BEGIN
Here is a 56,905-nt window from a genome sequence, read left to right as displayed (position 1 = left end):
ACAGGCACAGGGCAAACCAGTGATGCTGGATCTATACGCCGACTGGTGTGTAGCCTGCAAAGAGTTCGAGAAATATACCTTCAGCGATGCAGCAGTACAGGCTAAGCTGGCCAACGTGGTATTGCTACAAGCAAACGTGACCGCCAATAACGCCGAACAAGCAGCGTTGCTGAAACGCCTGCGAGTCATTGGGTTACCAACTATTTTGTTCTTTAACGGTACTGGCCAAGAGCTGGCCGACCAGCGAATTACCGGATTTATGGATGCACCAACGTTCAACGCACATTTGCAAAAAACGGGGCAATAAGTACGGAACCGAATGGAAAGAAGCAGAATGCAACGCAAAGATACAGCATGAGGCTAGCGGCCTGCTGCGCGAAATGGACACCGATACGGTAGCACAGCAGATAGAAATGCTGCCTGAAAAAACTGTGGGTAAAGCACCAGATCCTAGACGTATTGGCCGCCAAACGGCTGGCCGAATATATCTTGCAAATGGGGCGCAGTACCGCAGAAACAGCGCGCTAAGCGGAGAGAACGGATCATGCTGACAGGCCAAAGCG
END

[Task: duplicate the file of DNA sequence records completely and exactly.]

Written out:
Here is a 56,905-nt window from a genome sequence, read left to right as displayed (position 1 = left end):
ACAGGCACAGGGCAAACCAGTGATGCTGGATCTATACGCCGACTGGTGTGTAGCCTGCAAAGAGTTCGAGAAATATACCTTCAGCGATGCAGCAGTACAGGCTAAGCTGGCCAACGTGGTATTGCTACAAGCAAACGTGACCGCCAATAACGCCGAACAAGCAGCGTTGCTGAAACGCCTGCGAGTCATTGGGTTACCAACTATTTTGTTCTTTAACGGTACTGGCCAAGAGCTGGCCGACCAGCGAATTACCGGATTTATGGATGCACCAACGTTCAACGCACATTTGCAAAAAACGGGGCAATAAGTACGGAACCGAATGGAAAGAAGCAGAATGCAACGCAAAGATACAGCATGAGGCTAGCGGCCTGCTGCGCGAAATGGACACCGATACGGTAGCACAGCAGATAGAAATGCTGCCTGAAAAAACTGTGGGTAAAGCACCAGATCCTAGACGTATTGGCCGCCAAACGGCTGGCCGAATATATCTTGCAAATGGGGCGCAGTACCGCAGAAACAGCGCGCTAAGCGGAGAGAACGGATCATGCTGACAGGCCAAAGCG